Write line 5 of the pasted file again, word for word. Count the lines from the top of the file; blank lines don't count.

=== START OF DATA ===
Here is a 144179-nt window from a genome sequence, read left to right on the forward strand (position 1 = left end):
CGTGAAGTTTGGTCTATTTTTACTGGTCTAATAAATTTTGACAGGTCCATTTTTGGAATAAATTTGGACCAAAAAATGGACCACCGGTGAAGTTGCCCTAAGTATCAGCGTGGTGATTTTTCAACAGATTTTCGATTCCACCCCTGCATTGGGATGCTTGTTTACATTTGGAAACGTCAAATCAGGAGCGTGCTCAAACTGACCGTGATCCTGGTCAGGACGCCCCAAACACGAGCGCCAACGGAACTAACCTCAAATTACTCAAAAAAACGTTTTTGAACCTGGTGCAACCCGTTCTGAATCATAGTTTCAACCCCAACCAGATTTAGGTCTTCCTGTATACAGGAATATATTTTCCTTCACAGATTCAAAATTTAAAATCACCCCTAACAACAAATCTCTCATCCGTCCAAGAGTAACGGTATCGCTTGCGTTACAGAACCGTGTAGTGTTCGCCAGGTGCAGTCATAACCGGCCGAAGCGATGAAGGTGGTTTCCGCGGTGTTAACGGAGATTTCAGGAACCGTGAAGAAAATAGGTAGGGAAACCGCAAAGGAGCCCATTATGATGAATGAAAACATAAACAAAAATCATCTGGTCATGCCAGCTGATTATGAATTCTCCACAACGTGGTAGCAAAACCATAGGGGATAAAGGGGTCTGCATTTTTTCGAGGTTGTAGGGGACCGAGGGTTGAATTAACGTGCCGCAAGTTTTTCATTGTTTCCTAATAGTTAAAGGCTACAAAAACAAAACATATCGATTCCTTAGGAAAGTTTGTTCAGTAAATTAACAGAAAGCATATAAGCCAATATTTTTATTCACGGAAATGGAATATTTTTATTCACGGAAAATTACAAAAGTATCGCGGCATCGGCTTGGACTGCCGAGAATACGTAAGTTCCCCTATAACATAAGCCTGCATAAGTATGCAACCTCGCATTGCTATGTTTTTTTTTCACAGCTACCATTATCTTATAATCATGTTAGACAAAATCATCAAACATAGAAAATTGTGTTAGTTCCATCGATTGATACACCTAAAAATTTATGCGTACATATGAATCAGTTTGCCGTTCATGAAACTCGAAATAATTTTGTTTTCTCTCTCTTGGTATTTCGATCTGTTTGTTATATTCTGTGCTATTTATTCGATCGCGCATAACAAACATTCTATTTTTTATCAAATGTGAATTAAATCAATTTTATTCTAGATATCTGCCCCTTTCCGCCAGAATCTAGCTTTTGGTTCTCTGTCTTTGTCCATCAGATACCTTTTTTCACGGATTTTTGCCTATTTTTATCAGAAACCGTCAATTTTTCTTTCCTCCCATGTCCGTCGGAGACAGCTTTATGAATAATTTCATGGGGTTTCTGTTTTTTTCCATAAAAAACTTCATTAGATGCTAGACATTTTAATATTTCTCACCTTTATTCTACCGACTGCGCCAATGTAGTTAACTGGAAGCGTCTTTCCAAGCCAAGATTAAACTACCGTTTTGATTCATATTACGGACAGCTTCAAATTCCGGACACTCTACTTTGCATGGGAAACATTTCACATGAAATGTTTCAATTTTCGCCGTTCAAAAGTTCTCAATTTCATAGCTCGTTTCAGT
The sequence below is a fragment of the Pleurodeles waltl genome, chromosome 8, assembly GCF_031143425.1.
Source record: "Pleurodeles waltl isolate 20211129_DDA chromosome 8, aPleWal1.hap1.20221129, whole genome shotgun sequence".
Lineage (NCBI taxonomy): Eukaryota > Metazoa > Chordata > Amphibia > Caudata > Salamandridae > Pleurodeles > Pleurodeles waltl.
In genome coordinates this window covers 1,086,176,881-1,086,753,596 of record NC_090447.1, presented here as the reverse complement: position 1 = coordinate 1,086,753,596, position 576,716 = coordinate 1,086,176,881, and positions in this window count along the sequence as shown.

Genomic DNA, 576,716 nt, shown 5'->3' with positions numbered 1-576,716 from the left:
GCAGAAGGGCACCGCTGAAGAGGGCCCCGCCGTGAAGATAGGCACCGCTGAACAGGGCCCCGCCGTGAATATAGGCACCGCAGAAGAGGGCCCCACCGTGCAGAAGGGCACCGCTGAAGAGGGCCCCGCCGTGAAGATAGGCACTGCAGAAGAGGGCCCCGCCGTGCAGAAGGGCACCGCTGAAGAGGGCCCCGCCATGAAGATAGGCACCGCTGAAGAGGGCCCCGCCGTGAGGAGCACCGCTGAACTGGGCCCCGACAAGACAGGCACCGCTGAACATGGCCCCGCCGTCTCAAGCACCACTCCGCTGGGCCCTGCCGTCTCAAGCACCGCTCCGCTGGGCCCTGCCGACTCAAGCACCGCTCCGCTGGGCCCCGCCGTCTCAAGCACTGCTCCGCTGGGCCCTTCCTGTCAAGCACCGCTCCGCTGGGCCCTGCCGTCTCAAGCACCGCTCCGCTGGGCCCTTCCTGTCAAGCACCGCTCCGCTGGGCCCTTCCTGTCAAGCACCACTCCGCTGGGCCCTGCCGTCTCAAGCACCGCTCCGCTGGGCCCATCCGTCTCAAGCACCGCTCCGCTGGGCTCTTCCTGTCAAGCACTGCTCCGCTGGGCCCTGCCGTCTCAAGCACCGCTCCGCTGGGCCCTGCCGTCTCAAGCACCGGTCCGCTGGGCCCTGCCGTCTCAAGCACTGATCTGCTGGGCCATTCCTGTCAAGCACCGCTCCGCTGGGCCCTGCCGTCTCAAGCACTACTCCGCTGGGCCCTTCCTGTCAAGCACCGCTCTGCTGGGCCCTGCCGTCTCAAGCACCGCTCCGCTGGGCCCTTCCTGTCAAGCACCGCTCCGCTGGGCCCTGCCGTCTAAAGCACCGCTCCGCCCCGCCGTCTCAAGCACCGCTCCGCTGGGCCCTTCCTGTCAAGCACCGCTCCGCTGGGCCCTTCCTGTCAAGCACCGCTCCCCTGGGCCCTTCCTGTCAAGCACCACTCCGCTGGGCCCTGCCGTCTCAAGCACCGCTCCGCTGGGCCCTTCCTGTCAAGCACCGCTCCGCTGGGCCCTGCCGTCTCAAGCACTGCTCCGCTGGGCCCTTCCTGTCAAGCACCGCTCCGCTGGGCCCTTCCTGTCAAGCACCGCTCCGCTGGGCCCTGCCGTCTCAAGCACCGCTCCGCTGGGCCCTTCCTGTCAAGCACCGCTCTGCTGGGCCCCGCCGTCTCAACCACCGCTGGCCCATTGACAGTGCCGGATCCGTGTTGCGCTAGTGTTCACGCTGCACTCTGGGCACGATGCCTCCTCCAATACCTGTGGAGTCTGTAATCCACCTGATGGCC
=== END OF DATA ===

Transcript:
Lineage (NCBI taxonomy): Eukaryota > Metazoa > Chordata > Amphibia > Caudata > Salamandridae > Pleurodeles > Pleurodeles waltl.